• Recognizing (having learned it from experience) that the elephant had a mind of its own —  already naturally “programmed” to do whatever was needed to help it survive.
  • And figuring out (again from experience) that his leadership involved linking the naturally-driven will of the elephant to the work he needed the elephant to do.

But…

… like their other fictional peers – the Tin Man, Lion, and Scarecrow – both Sabu and the Blindmen were missing something important. They lacked an MRI or CTScan of an elephant that could have helped them understand its functional internal connectedness.

Intuiting the everything’s-connected-to-everything-else connectedness of an organism or organization is not the same as understanding the nature of that connectedness and how it enables the “whole” to survive. Neither Sabu nor the Blindmen had a way to understand that the elephant already was a natural system — regardless of people trying to make each of the elephant’s parts perform separately — and, because of that embedded nature — perform unnaturally.

WHY AN ELEPHANT?

Two “Elephants” have become commonly accepted metaphors today. First, the “whole elephant” the Blind Men couldn’t see with the result that each was “partly in the right” but in the end “all were in the wrong.” And second, the “elephant-on-the-table” that we continually try to find ways to walk around.

In both cases it’s an already-present system we can’t see, but blame for the limits it places on our effectiveness. For many, “the system” has become synonymous with an enemy that we feel powerless to control, and therefore devote some of our limited store of time and resources to working around it, shutting our doors and ignoring it, or trying to kill it or make it go away.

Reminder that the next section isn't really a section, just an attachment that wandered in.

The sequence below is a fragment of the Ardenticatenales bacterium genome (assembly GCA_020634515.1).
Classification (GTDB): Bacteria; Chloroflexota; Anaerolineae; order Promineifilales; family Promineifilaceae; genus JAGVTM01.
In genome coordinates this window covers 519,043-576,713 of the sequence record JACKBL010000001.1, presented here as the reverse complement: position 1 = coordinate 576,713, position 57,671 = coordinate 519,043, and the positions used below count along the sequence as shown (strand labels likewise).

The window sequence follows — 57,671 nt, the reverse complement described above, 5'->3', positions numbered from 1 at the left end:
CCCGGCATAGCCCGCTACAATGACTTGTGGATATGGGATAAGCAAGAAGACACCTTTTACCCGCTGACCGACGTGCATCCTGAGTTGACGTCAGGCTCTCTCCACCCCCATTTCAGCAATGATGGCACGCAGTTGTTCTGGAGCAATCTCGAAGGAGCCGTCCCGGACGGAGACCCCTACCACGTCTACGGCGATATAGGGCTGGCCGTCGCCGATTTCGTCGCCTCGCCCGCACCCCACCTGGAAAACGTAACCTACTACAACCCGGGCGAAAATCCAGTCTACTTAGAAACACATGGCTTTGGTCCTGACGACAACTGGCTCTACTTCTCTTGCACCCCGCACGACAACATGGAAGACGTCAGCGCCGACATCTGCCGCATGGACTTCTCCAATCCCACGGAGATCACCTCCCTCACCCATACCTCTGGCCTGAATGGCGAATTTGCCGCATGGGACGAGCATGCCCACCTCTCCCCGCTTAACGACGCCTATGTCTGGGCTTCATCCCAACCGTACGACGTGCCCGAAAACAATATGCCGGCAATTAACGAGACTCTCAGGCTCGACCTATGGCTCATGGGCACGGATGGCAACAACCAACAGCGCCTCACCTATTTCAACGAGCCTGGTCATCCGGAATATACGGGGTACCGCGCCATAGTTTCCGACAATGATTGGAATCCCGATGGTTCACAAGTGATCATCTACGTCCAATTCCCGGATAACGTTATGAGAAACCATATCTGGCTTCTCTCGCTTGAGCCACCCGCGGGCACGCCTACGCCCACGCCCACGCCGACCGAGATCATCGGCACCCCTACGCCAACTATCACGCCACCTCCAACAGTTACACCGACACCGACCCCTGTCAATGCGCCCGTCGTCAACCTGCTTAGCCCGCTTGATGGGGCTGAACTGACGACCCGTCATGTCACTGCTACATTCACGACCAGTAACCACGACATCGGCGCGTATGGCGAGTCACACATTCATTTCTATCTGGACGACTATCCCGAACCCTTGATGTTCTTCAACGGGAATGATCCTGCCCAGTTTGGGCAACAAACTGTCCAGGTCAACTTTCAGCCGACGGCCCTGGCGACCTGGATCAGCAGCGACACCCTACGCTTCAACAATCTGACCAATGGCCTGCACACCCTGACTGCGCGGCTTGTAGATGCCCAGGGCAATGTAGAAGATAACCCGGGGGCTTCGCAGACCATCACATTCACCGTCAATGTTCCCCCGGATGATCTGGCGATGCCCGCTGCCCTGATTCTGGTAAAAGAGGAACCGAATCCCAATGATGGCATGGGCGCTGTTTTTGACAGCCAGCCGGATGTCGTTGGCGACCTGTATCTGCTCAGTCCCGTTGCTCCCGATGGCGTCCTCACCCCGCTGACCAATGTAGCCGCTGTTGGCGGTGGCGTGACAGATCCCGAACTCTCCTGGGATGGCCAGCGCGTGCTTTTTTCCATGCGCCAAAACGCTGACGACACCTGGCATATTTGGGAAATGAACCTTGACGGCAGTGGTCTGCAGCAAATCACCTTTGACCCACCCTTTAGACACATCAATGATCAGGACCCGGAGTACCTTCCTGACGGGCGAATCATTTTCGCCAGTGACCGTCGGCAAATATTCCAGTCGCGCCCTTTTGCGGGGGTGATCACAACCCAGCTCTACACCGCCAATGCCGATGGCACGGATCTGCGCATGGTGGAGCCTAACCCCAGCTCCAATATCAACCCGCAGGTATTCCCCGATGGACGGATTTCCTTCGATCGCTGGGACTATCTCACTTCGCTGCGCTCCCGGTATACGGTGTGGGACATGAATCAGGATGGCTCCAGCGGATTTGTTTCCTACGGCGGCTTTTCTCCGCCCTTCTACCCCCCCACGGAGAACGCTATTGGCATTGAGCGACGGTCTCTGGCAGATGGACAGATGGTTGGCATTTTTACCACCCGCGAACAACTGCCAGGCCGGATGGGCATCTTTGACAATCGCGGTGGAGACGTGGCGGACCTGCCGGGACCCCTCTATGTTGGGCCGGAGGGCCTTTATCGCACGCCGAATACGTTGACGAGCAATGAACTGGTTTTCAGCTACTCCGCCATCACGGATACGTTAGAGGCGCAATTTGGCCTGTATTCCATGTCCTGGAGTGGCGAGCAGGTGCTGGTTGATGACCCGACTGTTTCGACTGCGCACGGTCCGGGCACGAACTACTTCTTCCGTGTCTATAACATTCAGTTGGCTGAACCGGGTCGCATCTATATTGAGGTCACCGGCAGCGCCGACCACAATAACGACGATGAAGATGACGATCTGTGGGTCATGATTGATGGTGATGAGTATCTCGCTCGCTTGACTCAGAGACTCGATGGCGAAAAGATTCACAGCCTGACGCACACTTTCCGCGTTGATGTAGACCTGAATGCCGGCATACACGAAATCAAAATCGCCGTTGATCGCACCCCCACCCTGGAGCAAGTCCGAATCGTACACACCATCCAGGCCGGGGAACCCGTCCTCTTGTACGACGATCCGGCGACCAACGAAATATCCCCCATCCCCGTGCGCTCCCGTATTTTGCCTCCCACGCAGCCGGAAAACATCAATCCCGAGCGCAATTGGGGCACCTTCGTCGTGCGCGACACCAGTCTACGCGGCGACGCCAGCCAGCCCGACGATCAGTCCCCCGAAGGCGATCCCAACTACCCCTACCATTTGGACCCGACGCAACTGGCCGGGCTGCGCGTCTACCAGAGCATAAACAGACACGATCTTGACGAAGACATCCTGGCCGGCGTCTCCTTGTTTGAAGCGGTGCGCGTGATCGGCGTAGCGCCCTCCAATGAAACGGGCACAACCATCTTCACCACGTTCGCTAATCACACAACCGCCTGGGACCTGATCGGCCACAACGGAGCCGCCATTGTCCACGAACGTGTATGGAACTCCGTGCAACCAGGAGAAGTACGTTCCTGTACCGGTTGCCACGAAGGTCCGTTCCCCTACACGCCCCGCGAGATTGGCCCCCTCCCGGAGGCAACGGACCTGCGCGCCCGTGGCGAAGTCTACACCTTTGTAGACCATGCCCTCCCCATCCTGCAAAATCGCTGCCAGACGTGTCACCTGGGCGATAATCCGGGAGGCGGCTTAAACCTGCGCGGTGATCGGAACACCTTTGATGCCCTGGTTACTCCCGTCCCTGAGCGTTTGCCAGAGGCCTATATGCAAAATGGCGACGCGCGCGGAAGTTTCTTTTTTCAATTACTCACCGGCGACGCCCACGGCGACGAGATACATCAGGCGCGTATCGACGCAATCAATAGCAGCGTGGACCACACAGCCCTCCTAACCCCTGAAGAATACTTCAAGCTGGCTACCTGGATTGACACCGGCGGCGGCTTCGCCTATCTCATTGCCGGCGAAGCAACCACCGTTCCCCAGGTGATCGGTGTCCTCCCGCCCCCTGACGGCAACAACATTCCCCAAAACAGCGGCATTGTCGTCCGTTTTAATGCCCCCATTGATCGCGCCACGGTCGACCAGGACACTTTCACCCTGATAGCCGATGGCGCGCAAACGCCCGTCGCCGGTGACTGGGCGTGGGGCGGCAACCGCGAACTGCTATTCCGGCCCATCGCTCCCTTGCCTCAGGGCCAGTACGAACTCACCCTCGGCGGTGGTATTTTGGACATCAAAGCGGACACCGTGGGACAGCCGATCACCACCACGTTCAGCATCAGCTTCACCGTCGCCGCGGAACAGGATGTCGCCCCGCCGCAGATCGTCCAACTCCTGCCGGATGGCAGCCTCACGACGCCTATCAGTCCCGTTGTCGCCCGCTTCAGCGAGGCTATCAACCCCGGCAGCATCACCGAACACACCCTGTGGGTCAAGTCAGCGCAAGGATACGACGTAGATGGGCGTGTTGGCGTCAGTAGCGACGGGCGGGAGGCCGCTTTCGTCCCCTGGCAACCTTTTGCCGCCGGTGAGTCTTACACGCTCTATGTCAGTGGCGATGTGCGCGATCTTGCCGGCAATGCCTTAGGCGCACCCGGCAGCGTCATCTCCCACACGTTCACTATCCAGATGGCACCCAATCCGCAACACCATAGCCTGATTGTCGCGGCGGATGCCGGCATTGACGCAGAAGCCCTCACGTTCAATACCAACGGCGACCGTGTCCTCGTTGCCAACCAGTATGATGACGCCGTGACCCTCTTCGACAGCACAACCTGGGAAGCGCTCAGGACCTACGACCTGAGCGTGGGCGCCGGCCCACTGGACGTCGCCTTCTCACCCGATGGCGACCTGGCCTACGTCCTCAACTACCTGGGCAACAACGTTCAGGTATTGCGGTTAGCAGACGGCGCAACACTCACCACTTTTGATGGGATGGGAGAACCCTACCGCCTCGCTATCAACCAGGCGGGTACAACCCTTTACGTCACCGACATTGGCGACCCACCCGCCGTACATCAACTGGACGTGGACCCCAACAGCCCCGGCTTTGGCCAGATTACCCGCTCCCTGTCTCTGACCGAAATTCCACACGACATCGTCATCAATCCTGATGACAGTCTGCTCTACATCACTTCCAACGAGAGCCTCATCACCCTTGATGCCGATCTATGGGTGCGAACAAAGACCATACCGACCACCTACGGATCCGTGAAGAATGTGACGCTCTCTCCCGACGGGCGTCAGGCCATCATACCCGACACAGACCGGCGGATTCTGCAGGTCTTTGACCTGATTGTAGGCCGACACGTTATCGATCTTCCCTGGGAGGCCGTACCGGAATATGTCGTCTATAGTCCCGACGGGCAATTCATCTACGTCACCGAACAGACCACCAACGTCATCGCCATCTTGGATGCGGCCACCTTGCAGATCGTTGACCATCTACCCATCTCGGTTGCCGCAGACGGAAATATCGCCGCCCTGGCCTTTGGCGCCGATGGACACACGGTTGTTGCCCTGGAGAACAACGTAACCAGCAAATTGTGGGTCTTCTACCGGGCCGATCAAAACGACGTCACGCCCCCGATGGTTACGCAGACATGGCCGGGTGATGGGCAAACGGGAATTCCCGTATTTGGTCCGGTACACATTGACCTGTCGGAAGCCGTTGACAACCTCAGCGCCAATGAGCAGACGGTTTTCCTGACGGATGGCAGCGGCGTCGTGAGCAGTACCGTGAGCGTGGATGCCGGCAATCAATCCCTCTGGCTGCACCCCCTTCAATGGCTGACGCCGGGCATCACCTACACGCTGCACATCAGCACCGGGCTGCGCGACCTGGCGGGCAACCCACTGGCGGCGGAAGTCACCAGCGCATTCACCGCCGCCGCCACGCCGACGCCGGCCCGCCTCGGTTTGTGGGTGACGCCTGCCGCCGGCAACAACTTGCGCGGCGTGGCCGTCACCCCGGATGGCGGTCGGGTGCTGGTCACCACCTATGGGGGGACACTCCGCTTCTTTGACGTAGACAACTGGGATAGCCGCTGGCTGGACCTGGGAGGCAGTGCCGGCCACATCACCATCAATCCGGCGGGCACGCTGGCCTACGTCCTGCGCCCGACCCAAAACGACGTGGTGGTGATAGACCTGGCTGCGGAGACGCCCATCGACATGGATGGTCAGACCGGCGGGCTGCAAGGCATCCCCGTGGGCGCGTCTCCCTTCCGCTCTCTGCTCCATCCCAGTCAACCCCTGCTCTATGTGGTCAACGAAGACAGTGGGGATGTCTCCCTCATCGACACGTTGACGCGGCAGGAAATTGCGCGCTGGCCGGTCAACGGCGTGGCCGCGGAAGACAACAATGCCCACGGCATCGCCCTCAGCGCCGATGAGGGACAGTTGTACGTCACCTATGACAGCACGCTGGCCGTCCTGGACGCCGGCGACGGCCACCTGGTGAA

But what if it’s already on the table… everyone knows it is dysfunctionally “sick”… and ignoring it hasn’t cured it yet?

And while some still hope that research will find a “systemic” cure for this sick elephant, many others no longer believe they can be fixed — elephants are what they are, and don’t suddenly slip out of their skin and morph into a horse, or disconnect their internal and external parts so they can work independently.

Thus many of these advocates of “systemic” school system change have given up on it, and down shifted to fixing the disconnected parts. Others still valiantly strive to fix it through two forms of “fixing”

  1. Curing it through the prescriptions of usually external “specialists.”
  2. Helping it heal itself.

But in either case, to do this, one first has to understand it as an elephant – a bounded, internally interconnected “system.” And one whose health and viability is dependent on the nature and quality of the interactions that contribute to the capacity of the healing and/or curing processes.

The material on this site can contribute to that essential understanding in two ways:

1. It offers a dual-purpose thinking tool which first can serve as an organizational MRI making the scope and nature of that natural interconnected system evident. Then, much like the surface of a radar scope, it offers a vision of reality that one can begin to use it as a plot board for planning and navigation.

2. It offers a case study of a large school system— faced with all the social and economic conditions impacting schooling today — as viewed over nine years through this different lens. What can be seen includes:

  • the thinking that enabled them to understand their “elephant,”
  • the processes they developed to “heal themselves,” and
  • the processes they then had to develop to integrate them into the sustainable life of the “elephant.”